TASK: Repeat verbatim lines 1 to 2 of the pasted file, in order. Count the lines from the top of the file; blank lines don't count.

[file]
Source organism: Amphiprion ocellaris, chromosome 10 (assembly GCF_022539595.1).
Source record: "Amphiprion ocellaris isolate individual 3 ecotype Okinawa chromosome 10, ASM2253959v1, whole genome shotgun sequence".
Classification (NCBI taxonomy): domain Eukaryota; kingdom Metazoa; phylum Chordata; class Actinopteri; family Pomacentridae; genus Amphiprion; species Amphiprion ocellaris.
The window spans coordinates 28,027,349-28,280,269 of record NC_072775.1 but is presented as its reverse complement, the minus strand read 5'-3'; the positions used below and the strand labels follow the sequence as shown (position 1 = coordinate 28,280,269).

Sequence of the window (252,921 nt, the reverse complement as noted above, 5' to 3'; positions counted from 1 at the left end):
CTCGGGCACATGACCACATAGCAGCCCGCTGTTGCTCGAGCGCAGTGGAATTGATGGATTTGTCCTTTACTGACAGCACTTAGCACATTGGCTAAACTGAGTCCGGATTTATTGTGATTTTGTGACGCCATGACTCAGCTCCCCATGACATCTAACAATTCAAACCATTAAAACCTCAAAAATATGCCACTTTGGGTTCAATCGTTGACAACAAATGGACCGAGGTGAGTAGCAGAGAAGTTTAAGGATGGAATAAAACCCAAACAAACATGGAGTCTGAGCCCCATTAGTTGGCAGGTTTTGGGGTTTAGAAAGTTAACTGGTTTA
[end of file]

Source organism: Amphiprion ocellaris, chromosome 10 (assembly GCF_022539595.1).
Source record: "Amphiprion ocellaris isolate individual 3 ecotype Okinawa chromosome 10, ASM2253959v1, whole genome shotgun sequence".